The Sales Motivation Equation – Why Salespeople Find It Hard To Get the Right Mind Set

The Sales Motivation Equation – Why Salespeople Find It Hard To Get the Right Mind Set

The sales motivation equation is real. There is a way to keep your sales team constantly motivated and engaged.

One of the biggest challenges for sales managers is not so much on hitting the number, but rather about keeping their sales teams motivated. Even some of the best salespeople lose their initial enthusiasm after some time. An underperforming sales team means an underperforming company and a lot of added time and resources to get it back on track..

The issue with being in sales is that you get a lot of people who say ‘no’ to you. A sales person has to deal with a lot of rejection, yet still keep up excitement for the next potential customer.  You need to be able to drive for the high of making a sale while not letting the loss of a sale impact you too much. At times, one of the drivers of an underperforming sales person is that they can’t get back up again after they’ve gone down. If you look through your sales team, there will be a portion whom likely seem depressed part of the time. Sales superstars, however, push through the bumps and are always ready on their feet. A lot of things come along your way, but the difference between a sales superstar and the rest lies in how you deal with the challenges.

The Sales Motivation Equation – What stops people from giving it a 100%?

Most sales people themselves know what stops them personally from delivering a 100 percent. What blocks a person’s performance is not generic to everyone and differs person-to-person. For some it may be interruptions, other people nosing around in their business. Bosses, peers, and clients also add into the stress. Constant action, inactivity or the feeling that you’re not adding value can bring some people down. Hearing bad news about the economy on the radio or simply from an acquaintance at the dry-cleaners can put many people off. Although there are different triggers for different people, some similarities do emerge in the general population.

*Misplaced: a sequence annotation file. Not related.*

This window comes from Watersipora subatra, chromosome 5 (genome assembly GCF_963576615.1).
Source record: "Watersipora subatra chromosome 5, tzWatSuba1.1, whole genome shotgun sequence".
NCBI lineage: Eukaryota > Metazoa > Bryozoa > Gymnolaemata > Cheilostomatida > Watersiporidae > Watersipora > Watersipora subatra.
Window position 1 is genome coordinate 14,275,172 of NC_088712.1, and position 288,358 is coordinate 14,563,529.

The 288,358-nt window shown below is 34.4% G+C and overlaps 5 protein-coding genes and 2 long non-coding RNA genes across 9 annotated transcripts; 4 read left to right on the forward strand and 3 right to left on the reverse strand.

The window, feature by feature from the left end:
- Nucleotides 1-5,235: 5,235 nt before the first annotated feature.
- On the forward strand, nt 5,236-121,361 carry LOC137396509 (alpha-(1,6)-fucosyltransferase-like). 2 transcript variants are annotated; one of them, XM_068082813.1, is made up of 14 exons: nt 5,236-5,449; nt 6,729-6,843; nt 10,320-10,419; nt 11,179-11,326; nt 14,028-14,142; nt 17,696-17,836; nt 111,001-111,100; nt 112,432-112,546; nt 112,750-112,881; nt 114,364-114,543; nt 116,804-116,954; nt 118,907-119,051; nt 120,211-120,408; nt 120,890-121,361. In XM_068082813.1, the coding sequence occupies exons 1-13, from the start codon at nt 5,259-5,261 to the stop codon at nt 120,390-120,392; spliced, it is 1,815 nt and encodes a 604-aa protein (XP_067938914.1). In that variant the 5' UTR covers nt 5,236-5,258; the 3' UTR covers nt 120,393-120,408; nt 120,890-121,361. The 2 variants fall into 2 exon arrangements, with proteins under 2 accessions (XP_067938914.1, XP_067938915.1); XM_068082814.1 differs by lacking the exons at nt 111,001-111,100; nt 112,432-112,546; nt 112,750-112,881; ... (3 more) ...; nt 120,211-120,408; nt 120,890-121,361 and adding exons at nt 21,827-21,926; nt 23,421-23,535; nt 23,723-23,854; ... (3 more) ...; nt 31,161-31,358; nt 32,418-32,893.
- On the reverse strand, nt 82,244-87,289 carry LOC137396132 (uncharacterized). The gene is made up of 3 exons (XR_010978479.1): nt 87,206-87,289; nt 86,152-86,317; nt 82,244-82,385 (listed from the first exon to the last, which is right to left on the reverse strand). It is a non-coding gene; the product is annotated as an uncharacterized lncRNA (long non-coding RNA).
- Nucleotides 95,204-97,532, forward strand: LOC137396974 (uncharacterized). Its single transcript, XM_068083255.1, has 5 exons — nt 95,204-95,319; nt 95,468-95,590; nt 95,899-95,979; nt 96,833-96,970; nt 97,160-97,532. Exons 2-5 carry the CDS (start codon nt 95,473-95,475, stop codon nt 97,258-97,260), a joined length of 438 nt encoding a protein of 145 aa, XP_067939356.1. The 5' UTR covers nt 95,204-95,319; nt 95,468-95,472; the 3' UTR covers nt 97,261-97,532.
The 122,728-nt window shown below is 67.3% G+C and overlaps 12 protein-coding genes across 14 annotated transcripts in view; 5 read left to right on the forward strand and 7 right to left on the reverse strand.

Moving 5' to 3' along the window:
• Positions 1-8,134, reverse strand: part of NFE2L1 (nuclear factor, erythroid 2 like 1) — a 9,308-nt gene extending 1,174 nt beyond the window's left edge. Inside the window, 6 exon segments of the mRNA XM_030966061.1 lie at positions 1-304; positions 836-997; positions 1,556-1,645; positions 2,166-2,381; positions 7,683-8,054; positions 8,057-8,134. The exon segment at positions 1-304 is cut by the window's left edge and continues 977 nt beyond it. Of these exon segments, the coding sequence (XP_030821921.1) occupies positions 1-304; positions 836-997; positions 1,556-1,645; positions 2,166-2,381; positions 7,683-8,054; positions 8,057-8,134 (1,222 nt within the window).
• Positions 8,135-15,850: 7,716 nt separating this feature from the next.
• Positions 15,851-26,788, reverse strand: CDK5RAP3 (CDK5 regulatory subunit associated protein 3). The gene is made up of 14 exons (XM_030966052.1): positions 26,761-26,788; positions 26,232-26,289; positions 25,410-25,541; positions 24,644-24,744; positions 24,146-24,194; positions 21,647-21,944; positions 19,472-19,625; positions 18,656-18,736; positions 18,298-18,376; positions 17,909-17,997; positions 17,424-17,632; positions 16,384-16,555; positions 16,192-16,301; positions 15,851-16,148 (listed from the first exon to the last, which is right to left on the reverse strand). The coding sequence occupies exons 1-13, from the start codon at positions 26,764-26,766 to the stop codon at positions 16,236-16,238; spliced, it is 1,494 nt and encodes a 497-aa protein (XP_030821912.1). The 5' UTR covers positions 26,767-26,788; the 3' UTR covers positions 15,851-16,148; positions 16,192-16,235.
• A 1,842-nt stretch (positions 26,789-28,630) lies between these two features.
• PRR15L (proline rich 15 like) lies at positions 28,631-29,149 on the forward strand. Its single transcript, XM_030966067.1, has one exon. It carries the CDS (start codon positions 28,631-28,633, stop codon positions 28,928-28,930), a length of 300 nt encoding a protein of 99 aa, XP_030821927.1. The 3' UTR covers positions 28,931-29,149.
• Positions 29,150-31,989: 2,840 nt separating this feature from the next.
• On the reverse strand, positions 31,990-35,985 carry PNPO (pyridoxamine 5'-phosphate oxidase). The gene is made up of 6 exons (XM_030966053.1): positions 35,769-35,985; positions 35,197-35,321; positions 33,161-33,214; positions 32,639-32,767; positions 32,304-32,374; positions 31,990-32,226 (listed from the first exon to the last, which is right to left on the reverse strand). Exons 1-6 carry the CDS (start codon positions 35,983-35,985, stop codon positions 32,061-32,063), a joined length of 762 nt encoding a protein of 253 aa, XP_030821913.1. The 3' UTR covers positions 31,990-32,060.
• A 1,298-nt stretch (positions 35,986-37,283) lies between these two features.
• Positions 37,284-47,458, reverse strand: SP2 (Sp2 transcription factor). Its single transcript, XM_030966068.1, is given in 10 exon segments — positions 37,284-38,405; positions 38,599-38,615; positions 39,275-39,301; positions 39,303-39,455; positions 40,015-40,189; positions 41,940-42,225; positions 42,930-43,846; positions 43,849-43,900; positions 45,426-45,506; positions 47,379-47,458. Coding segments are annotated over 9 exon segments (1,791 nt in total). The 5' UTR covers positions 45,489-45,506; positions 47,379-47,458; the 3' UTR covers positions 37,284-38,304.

We see this quite a bit when a CEO wants to bring in new and fresh sales leadership to coach some of their lower performing sales people, and no matter how many techniques they teach them or how much they work with them, it just doesn’t make a difference.

The fact is that everybody faces rejection. But how you get back up again is what makes a difference and defines a great salesperson. They have the ability to recover quickly and focus on the positive.

The Sales Motivation Equation – How to motive sales people

A sales manager needs to keep his team stimulated. One of the most effective (and cheapest) ways to do that is by recognizing their achievements. A high-five, ‘employee of the month’ title, or a day-off are some simple ways to let your employees know that you appreciate their efforts. They will be motivated to keep the good work up, and others inspired by their example will follow suit.  When you look at most studies of what employees value most, ‘reward and recognition’ is almost always in the top five. This is even more so with sales people.

Leading by example is also shown to be a cost-effective method. Even if you don’t have a sales background, you can exhibit the behaviours and habits you want your team to pick up. Show them by example how you achieve your goals, inspiring them to do the same.

Goals must be SMART: Specific, Measurable, Achievable, Realistic, and Time-bound. Linking each team member’s goals to their personal motivators can be an excellent way to increase performance. Experiment with the kind of targets you give your sales team. For example, instead of the traditional close 5 new accounts every month, try tasking them with the goal of making 10 new appointments per week. Mix it up and figure out what works best for your team.  By focusing on a single objective that can have the most impact, they are more likely to achieve it, feel accomplished and hopeful start to see results.

Compensation has long been used to push salespeople into bringing new clients and generating revenue. But the way you compensate matters. Research shows ratcheting quotas can be devastating for the company. A pay system with multiple components can help keep low and high-performers engaged year round.

“I would urge managers to remove the caps on commissions or, if they have to retain some ceiling for political reasons, to set it as high as possible. The research is clear on this point: Companies sell more when they eliminate thresholds at which salespeople’s marginal incentives are reduced. There might be problems if some reps’ earnings dramatically exceed their bosses’ or even rival a C-suite executive’s compensation, but the evidence shows that firms benefit when these arbitrary caps are removed,” writes Doug J. Chung in Harvard Business Review. “I would urge my client companies to consider experimenting with their pay systems.”  Anyone responsible for the sales team should have no problem with a sales person making more than them for total compensation.  Keep ego out of it.  They more they make, the more you make.

I have never met a CEO or business owner who said they were 100% happy with their sales team. It is often an enigma with the changing dynamics of the marketplace as well as their motivation levels.  Look beyond the skill sets and get the mind set right first.  If needed, a part time sales executive with a fresh eye and outside perspective can be a great resource for reinvigorating the team and getting them on track.

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